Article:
Positive Impacts: food ; body parts are source of valuable material
The saiga (Saiga tatarica) is a critically endangered antelope which originally inhabited a vast area of the Eurasian steppe zone from the foothills of the Carpathian Mountains and Caucasus into Dzungaria and Mongolia. They also lived in North America during the Pleistocene. Today, the nominate subspecies (S. t. tatarica) is only found in one location in Russia (steppes of the northwest Precaspian region) and three areas in Kazakhstan (the Ural, Ustiurt and Betpak-dala populations). A proportion of the Ustiurt population migrates south to Uzbekistan and occasionally Turkmenistan in winter. It is extinct in China and southwestern Mongolia. The Mongolian subspecies (S. t. mongolica) is found only in western Mongolia. Some sources consider the Mongolian subspecies to be a distinct species, the Mongolian saiga (Saiga borealis).
The saiga typically stands 0.6–0.8 m (2 ft 0 in–2 ft 7 in) at the shoulder and weighs between 36 and 63 kg (79 and 139 lb). The horned males are larger than the hornless females. Their lifespans range from 6 to 10 years. The saiga is recognizable by an extremely unusual, over-sized, flexible nose structure, the proboscis. During summer migrations the saigas' nose helps filter out dust kicked up by the herd and heats up the animals blood. In the winter it heats up the frigid air before it is taken to the lungs.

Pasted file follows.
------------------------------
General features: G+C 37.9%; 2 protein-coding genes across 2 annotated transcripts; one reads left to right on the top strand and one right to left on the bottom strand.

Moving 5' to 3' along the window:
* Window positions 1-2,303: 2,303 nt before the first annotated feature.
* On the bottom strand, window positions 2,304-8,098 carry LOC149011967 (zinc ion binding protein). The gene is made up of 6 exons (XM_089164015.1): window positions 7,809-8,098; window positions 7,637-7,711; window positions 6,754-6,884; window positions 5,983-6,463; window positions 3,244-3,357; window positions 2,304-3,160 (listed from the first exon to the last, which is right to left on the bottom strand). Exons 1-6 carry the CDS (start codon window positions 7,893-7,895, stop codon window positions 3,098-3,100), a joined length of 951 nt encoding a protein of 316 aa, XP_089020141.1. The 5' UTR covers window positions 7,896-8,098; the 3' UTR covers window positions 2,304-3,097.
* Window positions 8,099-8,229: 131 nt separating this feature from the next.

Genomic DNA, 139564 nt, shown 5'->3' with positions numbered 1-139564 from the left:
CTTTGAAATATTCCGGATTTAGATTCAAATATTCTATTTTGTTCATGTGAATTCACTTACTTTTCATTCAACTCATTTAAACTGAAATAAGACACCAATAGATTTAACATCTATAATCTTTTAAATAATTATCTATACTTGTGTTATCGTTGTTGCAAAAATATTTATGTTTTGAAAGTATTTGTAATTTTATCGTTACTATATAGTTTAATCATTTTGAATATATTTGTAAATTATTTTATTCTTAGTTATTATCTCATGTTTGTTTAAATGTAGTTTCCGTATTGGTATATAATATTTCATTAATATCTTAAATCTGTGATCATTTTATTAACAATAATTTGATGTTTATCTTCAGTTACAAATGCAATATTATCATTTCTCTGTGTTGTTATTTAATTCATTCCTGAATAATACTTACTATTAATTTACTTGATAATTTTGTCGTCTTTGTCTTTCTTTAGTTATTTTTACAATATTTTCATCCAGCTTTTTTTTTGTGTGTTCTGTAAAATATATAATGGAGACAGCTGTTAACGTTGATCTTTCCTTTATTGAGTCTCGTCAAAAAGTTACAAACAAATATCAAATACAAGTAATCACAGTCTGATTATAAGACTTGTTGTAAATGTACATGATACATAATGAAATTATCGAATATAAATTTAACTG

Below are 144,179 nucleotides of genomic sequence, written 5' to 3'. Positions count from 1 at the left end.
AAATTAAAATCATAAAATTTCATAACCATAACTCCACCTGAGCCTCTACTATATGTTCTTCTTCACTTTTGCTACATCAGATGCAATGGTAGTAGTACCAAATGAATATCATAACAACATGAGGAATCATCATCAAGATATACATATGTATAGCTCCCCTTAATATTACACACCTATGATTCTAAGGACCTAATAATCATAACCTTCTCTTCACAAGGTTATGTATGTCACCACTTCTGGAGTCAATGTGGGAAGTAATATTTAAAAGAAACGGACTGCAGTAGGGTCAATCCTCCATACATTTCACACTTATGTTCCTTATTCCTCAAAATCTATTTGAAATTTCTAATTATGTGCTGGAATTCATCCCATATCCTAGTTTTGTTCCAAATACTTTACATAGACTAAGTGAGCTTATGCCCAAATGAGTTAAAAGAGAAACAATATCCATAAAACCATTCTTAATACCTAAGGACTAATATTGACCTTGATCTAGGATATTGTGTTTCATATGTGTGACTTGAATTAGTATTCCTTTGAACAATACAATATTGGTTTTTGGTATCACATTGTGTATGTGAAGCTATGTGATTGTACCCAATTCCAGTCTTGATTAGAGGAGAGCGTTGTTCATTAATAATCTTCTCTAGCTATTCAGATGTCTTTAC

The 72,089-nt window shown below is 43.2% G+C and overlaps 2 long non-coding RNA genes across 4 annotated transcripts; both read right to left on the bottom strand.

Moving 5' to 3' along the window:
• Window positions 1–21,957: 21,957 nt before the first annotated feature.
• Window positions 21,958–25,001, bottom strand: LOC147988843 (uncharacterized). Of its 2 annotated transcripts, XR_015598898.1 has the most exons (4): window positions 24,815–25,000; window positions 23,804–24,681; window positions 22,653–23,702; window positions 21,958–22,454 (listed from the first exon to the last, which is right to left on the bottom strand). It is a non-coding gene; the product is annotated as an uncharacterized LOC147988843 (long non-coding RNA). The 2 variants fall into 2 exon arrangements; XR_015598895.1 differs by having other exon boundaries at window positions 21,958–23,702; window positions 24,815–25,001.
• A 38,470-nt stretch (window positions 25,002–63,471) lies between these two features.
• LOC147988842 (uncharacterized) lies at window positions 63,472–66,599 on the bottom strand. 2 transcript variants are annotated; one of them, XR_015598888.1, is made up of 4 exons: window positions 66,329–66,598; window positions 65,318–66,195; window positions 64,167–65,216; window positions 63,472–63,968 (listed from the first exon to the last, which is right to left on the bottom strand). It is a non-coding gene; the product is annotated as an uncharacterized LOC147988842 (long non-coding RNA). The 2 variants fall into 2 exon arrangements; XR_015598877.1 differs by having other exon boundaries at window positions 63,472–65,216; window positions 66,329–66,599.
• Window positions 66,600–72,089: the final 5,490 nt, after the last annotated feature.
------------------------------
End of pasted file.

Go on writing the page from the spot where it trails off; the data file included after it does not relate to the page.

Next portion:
Habitat and behavior
Saigas form very large herds that graze in semideserts, steppes, grasslands and possibly open woodlands eating several species of plants, including some that are poisonous to other animals. They can cover considerable distances and swim across rivers, but they avoid steep or rugged areas. The mating season starts in November, when stags fight for the possession of females. The winner leads a herd of five to 50 females. In springtime, the mothers give birth to two (in two thirds of all cases) or one single foal.
During the Ice Age, the saiga ranged from the British Isles through Central Asia and the Bering Strait into Alaska and Canada's Yukon and Northwest Territories. By the classical age they were apparently considered a characteristic animal of Scythia, judging from the historian Strabo's description of an animal called the "Kolos" that was "between the deer and ram in size" and was (understandably but wrongly) believed to drink through its nose. At the beginning of the 18th century, it was still distributed from the shores of the Black Sea, the foothills of the Carpathian Mountains, and the northern edge of the Caucasus into Dzungaria and Mongolia.
After a rapid decline they were nearly completely exterminated in the 1920s, but they were able to recover. By 1950, two million of them were found in the steppes of the USSR. Their population fell drastically following the collapse of the USSR due to uncontrolled hunting and demand for horns in Chinese medicine. At one point, some conservation groups, such as the World Wildlife Fund, encouraged the hunting of this species, as its horn was presented as an alternative to that of a rhinoceros.